Because I am passionate about the Cabo Rojo Salt Flats (very close to where I was raised in southwestern Puerto Rico) and its surprising local fauna, this article from BirdsCaribbean (2 May 2018) caught my eye. I would love to visit Bonaire’s Cargill Salt Ponds, a site designated as a Western Hemisphere Shorebird Reserve Network (WHSRN) site of Regional Importance.
Imagine a vast expanse of rectangular saline ponds in surreal colors – pinks, turquoises, greens – that reach out towards the horizon, flanked by a collection of enormous, immaculately white pyramids of salt. It’s an extraordinary landscape, with an eerie beauty.
Now, there is something even more remarkable about Bonaire’s Cargill Salt Ponds. BirdsCaribbean is excited to share the fantastic news that this important stopover and wintering site for migratory birds has been designated a Western Hemisphere Shorebird Reserve Network (WHSRN) site of Regional Importance. This is the second WHSRN site in the Caribbean, joining the Cabo Rojo Salt Flats in southwestern Puerto Rico. This designation will ensure the protection and management of the site for shorebirds. It’s excellent news for the Red Knot, in particular. In addition to this threatened migratory bird, more than 20,000 shorebirds, representing 17 species, have been recorded at the location.
What is the Western Hemisphere Shorebird Reserve Network?
The Western Hemisphere Shorebird Reserve Network is dedicated to protecting key habitats throughout the Americas, helping sustain healthy populations of shorebirds. With the addition of Cargill Salt Ponds Bonaire, there are now 103WHSRN sites covering nearly 15 million hectares (38 million acres) in 17 countries. Sites are categorized as having Regional, International or Hemispheric Importance based on the total number of shorebirds they support annually; or if the sites support a substantial percentage of the population of a single species. The new site, the first for the Dutch Caribbean, also lies within BirdLife International’s Important Bird Area (IBA) Pekelmeer Saltworks, Bonaire. This area includes the 400-hectare Pekelmeer Ramsar site (a designation given to Wetlands of International Importance.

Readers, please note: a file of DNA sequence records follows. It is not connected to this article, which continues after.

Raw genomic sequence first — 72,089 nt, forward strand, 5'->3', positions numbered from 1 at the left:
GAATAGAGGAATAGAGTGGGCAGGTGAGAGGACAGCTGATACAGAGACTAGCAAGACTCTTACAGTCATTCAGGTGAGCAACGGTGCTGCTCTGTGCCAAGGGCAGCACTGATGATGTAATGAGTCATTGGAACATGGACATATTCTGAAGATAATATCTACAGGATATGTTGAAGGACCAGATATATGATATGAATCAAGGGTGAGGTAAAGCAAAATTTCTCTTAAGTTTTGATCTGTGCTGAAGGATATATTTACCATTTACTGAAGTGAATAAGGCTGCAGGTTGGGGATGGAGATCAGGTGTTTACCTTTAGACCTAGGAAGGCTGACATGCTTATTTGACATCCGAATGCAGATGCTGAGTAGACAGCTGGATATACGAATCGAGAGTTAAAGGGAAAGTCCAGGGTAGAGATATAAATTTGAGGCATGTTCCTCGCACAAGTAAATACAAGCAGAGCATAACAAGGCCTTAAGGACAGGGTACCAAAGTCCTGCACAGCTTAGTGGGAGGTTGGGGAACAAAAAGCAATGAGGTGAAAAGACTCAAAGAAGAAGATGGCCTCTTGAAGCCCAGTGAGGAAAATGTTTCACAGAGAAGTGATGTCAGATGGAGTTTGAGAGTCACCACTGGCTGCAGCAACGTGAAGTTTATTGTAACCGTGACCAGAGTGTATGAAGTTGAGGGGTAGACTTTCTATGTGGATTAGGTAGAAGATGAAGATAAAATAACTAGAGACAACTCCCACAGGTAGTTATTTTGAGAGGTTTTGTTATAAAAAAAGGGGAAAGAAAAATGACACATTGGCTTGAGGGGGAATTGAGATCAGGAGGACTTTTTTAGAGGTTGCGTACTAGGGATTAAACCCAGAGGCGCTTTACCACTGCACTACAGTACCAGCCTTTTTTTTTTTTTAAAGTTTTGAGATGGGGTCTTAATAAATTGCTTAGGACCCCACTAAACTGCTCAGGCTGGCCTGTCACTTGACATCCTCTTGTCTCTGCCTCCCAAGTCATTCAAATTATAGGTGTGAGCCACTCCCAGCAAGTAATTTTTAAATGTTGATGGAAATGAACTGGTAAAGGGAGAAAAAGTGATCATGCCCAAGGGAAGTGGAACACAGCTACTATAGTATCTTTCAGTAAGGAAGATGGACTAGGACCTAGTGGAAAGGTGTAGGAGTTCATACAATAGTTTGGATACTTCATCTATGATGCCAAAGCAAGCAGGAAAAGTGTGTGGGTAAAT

The Big Attraction for Shorebirds at Cargill Salt Ponds
Why do shorebirds thrive at the Salt Ponds? What on Earth could possibly survive in this alien landscape? The answer: brine shrimp and brine flies. These small invertebrates lay the foundation that support thousands of shorebirds annually. Most of them are hungry migrants, taking a much-needed break before continuing on their journey, or spending the winter at this food-rich site. A privately-owned salt production facility at the southern end of Bonaire, owned by Cargill Salt Bonaire B.V., the site comprises 3,700 hectares: 2,700 hectares are artificial wetlands – primarily solar evaporation ponds for salt extraction. Brine shrimp fill the ponds. The dike roads running between the ponds are covered with brine flies. For shorebirds, the shrimp and flies are a delicious food source, right amongst the mountains of salt.
Many are familiar with the extraordinary migratory cycle of the Red Knot: every year, this shorebird flies a roundtrip of close to 19,000 miles, from the Arctic to southern Chile and Argentina. If that wasn’t impressive enough, this bird’s journey includes multi-day stretches (even up to one week!) of continuous flight between stopover sites. These sites that allow the birds to rest and refuel are critically important to the success of the Red Knot’s migration. Without them, this fascinating shorebird would not survive. [. . .]
[Photo above by Peter Nijenhuis: Pink water and salt pyramids create a surreal landscape at the Cargill Salt Ponds.]